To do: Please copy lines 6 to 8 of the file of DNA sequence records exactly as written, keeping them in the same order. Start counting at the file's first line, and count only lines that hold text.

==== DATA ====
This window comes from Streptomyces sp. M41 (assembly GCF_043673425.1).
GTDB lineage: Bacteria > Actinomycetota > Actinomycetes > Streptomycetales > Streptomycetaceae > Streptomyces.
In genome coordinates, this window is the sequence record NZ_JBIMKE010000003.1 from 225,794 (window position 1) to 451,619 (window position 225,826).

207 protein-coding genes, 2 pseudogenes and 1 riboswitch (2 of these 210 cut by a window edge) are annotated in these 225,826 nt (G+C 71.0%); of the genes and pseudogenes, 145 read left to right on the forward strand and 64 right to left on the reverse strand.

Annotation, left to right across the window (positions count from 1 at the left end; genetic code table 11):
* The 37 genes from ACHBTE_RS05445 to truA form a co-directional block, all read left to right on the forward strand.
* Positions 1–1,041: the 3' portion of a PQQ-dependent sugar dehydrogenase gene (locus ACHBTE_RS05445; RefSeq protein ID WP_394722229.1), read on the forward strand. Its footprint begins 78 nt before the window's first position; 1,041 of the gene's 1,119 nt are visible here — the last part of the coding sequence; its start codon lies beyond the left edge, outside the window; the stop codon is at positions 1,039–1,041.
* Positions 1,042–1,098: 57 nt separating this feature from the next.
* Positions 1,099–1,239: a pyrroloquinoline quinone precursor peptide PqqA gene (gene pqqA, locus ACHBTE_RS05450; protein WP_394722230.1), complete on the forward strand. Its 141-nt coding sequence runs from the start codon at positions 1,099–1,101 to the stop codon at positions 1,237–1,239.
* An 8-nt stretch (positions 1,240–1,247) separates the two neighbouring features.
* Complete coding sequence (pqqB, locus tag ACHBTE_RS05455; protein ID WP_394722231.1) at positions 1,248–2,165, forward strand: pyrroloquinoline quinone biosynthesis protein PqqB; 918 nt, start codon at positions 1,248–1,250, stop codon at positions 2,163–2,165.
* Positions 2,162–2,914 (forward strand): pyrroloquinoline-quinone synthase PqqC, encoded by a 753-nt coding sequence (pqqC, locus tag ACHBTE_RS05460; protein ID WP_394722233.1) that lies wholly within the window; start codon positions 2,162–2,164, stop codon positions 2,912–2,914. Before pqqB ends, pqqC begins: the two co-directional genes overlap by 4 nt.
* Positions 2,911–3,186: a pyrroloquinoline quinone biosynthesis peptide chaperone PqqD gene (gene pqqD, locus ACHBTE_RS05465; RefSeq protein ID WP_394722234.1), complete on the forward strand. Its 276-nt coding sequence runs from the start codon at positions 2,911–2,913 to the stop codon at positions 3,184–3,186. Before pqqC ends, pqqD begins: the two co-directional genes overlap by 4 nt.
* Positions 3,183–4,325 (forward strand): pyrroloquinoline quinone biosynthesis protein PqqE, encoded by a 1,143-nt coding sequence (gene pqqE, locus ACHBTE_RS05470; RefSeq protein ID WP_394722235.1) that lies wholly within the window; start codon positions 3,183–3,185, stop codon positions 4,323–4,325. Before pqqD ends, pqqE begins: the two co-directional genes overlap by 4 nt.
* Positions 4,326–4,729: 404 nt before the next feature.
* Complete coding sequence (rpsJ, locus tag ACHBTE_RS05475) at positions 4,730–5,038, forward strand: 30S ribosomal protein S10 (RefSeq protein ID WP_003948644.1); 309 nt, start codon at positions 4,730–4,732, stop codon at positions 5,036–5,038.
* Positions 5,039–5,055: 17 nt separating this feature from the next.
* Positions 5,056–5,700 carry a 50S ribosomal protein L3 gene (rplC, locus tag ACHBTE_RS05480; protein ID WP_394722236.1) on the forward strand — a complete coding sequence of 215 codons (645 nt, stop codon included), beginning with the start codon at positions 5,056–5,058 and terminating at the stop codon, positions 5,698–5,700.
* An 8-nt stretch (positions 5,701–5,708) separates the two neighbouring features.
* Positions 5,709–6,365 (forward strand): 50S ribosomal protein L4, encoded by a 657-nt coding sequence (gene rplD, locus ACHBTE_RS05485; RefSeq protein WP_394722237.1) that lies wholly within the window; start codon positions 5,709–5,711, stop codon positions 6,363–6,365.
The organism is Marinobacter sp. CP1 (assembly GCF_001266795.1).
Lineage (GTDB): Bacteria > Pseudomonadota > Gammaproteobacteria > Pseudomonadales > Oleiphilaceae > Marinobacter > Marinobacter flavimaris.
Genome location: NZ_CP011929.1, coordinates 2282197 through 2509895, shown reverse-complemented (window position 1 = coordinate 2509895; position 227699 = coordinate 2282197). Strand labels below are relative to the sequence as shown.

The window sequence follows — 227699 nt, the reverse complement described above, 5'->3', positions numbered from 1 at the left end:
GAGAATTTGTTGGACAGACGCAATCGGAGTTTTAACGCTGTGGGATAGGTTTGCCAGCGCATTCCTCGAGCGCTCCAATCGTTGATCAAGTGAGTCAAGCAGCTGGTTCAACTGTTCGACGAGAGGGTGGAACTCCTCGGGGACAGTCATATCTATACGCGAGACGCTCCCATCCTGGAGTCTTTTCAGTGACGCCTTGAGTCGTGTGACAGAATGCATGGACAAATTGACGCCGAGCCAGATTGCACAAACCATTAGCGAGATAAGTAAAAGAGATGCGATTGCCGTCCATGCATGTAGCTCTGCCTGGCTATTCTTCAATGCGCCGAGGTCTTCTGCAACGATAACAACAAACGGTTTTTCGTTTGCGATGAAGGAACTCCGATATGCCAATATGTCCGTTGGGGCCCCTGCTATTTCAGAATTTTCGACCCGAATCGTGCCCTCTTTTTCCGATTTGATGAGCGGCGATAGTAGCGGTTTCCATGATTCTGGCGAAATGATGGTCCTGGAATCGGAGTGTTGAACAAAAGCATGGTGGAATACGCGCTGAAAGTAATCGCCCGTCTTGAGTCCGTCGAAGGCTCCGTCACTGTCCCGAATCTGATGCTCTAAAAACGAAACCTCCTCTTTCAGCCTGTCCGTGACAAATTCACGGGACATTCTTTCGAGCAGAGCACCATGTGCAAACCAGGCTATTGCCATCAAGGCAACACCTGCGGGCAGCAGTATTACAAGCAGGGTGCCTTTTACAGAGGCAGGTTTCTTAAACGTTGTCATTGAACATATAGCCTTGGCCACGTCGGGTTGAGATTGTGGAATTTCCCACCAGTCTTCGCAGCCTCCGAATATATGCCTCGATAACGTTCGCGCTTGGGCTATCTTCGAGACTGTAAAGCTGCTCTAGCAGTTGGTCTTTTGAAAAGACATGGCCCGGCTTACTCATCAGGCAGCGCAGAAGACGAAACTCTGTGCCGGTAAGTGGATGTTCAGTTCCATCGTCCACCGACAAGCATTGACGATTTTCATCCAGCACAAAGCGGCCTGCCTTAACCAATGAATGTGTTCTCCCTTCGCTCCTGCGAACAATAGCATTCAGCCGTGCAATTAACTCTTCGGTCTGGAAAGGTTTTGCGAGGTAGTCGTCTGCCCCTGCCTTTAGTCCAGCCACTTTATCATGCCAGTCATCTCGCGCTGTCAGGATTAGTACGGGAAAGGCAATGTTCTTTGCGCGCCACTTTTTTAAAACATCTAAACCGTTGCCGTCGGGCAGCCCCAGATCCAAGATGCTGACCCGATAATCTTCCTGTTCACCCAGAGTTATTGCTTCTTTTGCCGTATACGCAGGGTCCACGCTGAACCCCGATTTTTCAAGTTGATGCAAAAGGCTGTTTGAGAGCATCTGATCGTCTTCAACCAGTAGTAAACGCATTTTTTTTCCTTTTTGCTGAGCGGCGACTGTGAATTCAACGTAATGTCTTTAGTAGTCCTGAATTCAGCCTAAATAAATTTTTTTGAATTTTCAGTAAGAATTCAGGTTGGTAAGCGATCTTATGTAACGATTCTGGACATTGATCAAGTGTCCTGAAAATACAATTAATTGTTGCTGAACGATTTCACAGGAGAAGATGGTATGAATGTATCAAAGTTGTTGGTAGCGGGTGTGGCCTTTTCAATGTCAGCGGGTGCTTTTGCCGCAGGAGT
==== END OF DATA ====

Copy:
* The 37 genes from ACHBTE_RS05445 to truA form a co-directional block, all read left to right on the forward strand.
* Positions 1–1,041: the 3' portion of a PQQ-dependent sugar dehydrogenase gene (locus ACHBTE_RS05445; RefSeq protein ID WP_394722229.1), read on the forward strand. Its footprint begins 78 nt before the window's first position; 1,041 of the gene's 1,119 nt are visible here — the last part of the coding sequence; its start codon lies beyond the left edge, outside the window; the stop codon is at positions 1,039–1,041.
* Positions 1,042–1,098: 57 nt separating this feature from the next.